In different regions of the World mosquitoes can employ different overwintering strategies that mostly depend on environmental conditions there.
Mosquitoes as well as many other insects survive temperatures below freezing. This freezing tolerance is fulfilled by two distinct biochemical processes. In the first process, the insect's body water is replaced by glycerol, which acts as antifreeze and keeps the body cells from tearing open when temperatures reach the freezing point. During the second process, "supercooling," the mosquito’s body temperature is lowered below the freezing point without its fluids becoming solid. The insect's body temperature is decreasing as the environmental temperature lovers to a point at which fatality occurs; the insect dies at this supercooling point. During mild winters or in proper hiding places the supercooling point is never reached.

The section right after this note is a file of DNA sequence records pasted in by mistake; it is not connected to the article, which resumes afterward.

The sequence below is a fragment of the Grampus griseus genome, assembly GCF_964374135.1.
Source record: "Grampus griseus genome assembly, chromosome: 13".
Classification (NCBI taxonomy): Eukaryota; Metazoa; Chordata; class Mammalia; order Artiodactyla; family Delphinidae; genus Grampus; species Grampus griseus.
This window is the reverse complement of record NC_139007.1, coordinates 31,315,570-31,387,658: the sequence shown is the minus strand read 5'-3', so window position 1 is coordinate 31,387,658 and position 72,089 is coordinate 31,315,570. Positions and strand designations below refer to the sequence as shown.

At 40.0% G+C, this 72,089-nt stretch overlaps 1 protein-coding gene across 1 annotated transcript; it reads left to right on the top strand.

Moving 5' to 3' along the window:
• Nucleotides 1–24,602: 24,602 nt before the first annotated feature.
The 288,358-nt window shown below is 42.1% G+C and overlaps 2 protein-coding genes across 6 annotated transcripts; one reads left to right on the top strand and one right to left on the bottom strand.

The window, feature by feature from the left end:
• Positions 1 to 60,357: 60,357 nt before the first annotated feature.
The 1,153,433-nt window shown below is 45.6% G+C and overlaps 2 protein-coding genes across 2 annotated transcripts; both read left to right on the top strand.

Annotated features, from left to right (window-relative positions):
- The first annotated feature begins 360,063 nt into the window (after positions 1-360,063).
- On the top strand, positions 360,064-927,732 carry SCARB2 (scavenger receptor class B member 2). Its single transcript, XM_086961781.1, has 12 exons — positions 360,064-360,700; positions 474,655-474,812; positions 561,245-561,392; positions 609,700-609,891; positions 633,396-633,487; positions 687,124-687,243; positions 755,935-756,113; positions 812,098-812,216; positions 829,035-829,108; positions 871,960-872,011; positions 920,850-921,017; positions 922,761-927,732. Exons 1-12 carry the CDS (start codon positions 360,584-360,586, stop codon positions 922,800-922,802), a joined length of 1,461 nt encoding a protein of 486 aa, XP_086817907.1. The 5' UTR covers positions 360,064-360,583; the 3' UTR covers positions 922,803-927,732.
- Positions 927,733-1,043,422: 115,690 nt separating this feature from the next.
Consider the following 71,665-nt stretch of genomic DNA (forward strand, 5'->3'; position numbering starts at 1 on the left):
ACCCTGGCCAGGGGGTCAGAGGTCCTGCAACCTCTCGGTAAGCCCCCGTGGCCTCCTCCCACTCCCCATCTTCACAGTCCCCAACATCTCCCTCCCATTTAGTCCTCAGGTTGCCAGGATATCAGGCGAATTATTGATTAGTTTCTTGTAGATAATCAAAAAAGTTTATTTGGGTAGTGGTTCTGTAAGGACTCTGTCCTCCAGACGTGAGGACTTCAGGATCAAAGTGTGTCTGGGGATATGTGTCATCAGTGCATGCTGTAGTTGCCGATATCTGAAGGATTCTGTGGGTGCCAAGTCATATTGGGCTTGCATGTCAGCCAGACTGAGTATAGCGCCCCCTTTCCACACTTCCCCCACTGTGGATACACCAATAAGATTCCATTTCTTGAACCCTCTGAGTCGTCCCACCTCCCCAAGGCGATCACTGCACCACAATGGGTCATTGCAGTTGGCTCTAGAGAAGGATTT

All life stages of mosquitoes except adults are aquatic and can occur in a variety of wet or moist places such as ponds, artificial containers, moist areas of fields or forests, salt water marshes and so on.
The majority of mosquitoes in Alaska spend the winter as eggs within the specific habitat. These eggs lie dormant throughout the winter until water temperatures are warm enough for hatching to occur the following spring.
Adult overwitering mosquitoes select hidings where the temperatures would not drop down markedly during typical winter. Such places include abandoned houses, basements or other similar structures (3 picture), as well as different irrigation pipes (2 picture). Some of mosquitoes hide under the tree bark or in piles of leaves and branches that are covered by snow during the winter (1 picture).
Individuals that overwinter in situ in a dormant state usually do not constitute the main part of the next season's mosquito populations.
In warmer climatic zones several types of overwintering strategies are recognized by scientists: continued reproduction without diapause; diapausing female adults; diapausing eggs; diapausing larvae and diapausing eggs and larvae.